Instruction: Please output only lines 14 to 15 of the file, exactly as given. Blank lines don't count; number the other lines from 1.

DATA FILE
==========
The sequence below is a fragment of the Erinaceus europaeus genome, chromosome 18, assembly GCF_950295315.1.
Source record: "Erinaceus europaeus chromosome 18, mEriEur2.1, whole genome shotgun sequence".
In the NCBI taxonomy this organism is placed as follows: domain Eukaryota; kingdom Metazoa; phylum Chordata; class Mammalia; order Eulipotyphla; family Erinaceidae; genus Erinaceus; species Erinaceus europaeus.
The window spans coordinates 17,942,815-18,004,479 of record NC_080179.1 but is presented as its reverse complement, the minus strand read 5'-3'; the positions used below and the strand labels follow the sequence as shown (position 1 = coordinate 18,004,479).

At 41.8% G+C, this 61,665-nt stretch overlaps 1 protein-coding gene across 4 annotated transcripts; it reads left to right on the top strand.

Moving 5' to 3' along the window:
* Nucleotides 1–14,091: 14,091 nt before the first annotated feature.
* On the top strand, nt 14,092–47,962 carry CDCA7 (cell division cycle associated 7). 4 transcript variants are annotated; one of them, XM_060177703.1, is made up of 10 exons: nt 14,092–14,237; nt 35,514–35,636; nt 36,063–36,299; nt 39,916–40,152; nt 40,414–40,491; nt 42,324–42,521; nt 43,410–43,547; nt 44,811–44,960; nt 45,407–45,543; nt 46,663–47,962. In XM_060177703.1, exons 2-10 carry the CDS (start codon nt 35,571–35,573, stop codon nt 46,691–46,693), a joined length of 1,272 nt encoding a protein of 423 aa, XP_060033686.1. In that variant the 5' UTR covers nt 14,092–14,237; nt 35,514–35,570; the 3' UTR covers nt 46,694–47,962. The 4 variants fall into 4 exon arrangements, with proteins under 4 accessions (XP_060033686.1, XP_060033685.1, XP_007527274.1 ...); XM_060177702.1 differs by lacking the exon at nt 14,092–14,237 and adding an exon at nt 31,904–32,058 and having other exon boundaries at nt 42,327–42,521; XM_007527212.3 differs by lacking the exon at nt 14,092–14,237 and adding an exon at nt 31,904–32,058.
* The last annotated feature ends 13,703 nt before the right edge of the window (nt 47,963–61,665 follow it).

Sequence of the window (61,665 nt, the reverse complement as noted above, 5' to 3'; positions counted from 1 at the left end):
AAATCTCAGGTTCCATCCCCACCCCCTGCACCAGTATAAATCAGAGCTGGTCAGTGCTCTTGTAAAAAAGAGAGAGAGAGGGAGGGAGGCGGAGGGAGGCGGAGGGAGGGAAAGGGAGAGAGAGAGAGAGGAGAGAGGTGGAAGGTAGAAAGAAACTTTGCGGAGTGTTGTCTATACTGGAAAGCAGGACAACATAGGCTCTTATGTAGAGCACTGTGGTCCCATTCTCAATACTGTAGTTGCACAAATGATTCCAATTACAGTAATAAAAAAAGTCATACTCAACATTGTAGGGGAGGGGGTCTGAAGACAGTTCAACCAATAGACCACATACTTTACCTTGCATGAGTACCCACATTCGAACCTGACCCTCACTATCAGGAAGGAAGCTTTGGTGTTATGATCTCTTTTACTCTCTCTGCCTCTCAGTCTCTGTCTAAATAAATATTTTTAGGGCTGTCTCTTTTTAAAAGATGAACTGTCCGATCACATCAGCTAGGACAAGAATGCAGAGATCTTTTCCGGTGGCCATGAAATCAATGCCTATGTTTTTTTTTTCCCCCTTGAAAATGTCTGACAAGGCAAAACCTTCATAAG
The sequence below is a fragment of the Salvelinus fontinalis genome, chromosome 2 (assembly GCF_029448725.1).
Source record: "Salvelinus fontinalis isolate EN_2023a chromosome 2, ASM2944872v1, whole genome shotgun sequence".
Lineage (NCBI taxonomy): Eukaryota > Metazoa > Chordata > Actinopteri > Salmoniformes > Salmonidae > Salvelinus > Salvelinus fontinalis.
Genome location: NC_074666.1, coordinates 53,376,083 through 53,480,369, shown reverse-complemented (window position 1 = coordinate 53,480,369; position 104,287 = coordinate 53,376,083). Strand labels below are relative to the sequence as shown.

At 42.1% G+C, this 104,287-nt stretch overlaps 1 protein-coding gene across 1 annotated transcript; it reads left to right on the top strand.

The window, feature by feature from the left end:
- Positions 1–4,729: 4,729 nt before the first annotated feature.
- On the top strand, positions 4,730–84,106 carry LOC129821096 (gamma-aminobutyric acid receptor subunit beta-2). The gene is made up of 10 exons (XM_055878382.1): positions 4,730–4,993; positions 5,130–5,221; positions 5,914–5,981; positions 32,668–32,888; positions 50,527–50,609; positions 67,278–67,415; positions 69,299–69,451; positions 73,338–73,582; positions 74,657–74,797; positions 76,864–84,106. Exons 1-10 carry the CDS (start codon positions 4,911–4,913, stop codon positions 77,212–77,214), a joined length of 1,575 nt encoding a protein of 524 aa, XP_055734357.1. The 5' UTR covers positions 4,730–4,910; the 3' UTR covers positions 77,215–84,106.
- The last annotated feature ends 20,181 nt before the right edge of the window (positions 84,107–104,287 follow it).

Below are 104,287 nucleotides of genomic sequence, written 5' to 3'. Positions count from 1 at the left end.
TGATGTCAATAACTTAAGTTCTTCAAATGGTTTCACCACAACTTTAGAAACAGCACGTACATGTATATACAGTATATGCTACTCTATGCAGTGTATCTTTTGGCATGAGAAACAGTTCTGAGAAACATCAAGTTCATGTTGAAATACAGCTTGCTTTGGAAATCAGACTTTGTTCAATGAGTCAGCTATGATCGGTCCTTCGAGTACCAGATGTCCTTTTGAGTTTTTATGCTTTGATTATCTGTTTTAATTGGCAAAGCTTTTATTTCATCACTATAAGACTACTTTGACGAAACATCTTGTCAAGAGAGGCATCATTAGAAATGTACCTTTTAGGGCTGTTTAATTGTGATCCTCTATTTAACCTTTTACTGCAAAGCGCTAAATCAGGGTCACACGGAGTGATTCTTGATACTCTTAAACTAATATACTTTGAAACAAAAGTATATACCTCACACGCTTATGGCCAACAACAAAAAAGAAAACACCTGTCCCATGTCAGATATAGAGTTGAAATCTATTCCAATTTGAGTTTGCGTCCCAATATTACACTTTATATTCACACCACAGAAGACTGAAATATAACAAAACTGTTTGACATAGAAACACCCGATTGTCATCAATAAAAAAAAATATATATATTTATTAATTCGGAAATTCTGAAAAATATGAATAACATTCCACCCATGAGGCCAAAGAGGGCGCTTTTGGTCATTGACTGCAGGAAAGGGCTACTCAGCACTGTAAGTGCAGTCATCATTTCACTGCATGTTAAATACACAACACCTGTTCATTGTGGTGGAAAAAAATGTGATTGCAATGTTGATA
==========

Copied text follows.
Lineage (NCBI taxonomy): Eukaryota > Metazoa > Chordata > Actinopteri > Salmoniformes > Salmonidae > Salvelinus > Salvelinus fontinalis.
Genome location: NC_074666.1, coordinates 53,376,083 through 53,480,369, shown reverse-complemented (window position 1 = coordinate 53,480,369; position 104,287 = coordinate 53,376,083). Strand labels below are relative to the sequence as shown.